Thursday, September 17, 2009

Coming Home

For years, we had hiked past this place. Finally I got up the courage to write the owner and ask that she let us know if she ever wanted to sell. I had no idea what we would do if she contacted us.

Then it happened. In 2000, she came out for her yearly visit and told us she was thinking of selling the place. Before she changed her mind we submitted a contract not knowing how the heck we would pull it off if she accepted our offer. After all, we had offered more for this unimproved property than our present place would bring if we could find a buyer.

Before we knew it, our contract was accepted, our old place had sold and we were moving all our possessions, horses and cats the last week of November – to a place with no electricity or running water and only a 120 year old cabin that had not been inhabited by anything but furry creatures in more than fifty years. Nothing like a challenge to get the spirit moving.

During our first year we focused on the basics like making the old cabin comfortable, clearing out the rodents (the cats threw themselves into this task) and getting electrical power added back to our lives. For water, we hauled buckets from the creek next to the cabin and heated it on our wood cookstove. Baths amounted to standing in a large bucket, soaping up and pouring water down the body.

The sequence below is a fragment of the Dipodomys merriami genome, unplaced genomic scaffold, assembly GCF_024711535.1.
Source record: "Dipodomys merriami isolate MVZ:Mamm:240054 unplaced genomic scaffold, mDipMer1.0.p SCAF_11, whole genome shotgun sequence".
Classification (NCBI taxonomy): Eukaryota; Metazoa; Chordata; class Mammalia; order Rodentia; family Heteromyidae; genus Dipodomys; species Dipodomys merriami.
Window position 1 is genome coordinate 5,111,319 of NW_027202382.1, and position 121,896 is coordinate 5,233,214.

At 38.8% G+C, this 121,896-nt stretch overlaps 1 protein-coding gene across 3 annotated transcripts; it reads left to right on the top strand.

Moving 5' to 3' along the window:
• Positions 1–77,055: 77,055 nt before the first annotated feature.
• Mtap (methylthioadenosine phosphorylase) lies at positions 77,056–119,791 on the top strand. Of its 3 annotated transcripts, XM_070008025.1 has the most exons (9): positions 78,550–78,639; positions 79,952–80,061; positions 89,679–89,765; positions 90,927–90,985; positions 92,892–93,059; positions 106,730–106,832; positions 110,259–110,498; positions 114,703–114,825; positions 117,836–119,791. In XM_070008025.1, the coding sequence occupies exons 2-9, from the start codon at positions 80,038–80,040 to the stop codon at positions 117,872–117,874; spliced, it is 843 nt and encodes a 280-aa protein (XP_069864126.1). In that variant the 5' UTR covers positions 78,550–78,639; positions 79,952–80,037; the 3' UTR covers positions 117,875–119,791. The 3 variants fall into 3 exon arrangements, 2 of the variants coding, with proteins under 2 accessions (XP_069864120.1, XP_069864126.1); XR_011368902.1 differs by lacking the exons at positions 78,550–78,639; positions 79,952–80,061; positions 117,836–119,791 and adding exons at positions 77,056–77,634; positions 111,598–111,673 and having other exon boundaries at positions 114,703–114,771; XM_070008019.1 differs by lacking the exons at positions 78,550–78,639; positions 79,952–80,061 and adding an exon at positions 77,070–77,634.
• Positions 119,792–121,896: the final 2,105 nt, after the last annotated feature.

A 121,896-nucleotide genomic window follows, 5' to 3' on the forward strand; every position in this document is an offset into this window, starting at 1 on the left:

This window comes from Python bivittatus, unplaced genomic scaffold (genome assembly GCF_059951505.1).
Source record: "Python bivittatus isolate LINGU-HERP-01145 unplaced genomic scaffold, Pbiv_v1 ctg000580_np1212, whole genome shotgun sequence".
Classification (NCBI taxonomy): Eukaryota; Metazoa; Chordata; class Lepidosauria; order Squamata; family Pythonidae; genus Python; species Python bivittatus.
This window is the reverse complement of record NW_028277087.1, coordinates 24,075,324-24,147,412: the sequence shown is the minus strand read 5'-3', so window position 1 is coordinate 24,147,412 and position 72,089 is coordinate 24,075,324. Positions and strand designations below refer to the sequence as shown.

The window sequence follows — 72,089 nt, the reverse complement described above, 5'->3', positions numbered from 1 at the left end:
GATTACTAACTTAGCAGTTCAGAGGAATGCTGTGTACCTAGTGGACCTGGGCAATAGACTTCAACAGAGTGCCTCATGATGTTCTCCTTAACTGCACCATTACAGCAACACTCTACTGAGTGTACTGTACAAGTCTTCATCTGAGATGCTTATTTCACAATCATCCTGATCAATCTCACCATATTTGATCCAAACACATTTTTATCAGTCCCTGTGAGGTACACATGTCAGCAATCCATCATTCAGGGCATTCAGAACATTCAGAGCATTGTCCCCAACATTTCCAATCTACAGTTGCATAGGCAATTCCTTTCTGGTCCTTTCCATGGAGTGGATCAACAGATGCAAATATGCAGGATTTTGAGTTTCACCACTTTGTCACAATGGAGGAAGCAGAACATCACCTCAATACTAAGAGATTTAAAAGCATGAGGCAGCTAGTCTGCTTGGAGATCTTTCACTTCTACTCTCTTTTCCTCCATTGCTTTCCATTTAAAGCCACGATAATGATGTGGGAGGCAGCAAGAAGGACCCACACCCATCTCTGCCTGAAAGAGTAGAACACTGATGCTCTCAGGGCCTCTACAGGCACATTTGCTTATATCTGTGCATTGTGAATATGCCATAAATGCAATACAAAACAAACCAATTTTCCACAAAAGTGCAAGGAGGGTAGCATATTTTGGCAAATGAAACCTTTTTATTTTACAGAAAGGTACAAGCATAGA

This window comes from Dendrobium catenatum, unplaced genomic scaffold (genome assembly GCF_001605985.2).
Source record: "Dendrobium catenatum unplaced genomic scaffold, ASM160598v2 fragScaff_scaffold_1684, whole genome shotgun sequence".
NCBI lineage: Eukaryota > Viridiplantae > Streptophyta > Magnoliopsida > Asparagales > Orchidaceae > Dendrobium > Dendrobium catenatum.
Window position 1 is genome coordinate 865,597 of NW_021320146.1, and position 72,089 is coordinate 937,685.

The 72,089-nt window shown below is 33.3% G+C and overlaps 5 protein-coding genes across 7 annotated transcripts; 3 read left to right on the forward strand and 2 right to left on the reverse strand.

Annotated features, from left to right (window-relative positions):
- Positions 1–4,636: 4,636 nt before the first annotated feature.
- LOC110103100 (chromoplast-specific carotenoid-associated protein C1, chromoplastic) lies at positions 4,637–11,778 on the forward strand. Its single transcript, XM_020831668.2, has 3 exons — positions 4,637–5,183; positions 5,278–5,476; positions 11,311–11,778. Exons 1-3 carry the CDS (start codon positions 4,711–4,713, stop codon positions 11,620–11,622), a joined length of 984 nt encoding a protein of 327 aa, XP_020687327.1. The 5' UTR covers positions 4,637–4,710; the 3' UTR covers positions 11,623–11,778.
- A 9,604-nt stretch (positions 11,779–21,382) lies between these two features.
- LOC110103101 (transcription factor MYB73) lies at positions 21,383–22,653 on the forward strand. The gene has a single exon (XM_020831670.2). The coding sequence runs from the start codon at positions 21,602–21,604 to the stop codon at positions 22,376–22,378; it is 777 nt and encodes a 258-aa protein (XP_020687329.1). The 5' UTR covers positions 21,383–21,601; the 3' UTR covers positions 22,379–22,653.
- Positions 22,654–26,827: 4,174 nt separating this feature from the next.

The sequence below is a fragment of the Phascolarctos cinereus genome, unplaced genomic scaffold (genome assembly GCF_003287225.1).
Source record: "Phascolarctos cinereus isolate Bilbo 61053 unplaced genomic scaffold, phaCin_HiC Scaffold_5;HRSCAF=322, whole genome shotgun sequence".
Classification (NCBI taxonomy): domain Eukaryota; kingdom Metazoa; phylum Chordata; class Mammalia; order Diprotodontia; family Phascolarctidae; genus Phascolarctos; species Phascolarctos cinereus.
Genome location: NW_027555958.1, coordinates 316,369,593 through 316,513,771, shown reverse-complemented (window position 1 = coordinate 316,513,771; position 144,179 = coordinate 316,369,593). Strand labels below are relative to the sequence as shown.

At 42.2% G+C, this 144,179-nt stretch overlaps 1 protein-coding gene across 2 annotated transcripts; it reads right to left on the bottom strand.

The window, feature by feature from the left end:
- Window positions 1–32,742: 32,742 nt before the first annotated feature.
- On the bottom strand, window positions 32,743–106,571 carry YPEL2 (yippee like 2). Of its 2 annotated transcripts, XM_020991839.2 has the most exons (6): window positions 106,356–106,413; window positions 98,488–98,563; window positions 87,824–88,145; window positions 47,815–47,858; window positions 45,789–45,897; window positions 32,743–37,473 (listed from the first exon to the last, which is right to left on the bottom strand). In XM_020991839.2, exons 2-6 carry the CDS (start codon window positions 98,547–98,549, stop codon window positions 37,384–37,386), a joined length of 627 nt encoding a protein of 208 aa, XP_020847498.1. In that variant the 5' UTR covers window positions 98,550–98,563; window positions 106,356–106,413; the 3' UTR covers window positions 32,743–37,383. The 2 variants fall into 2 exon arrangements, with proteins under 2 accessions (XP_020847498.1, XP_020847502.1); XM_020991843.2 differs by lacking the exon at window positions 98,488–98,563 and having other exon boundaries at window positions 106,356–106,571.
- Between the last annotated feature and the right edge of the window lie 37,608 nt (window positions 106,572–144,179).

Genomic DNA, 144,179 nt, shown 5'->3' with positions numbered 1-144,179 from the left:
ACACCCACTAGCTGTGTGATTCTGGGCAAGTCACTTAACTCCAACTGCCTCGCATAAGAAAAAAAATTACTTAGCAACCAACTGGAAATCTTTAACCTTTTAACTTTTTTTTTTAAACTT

The second year we added a well and started building our new home. Our goal was to create a small, sustainable space that could be easily heated with wood and someday could be powered completely by a renewable energy source.

Two and a half years after the relocation we moved into the new home. Though it still lacked a lot of features, like a bathroom and a kitchen, it was warm and rodent-proof. Over the last six years we have continued working on our little home adding doors, a working bathroom, an almost working kitchen, and some of the final touches that most people take for granted.

This place was once part of a 160 acre historic homestead. In 1880, Jacob Miller came to Colorado from Pennsylvania and staked his claim on this land. He built the small cabin, filed on the water rights, and probably produced hay and cattle. Of the six owners of the land since the late 1800s, only we and Jacob Miller have truly called this place home.

From Fleur Creek Farm .

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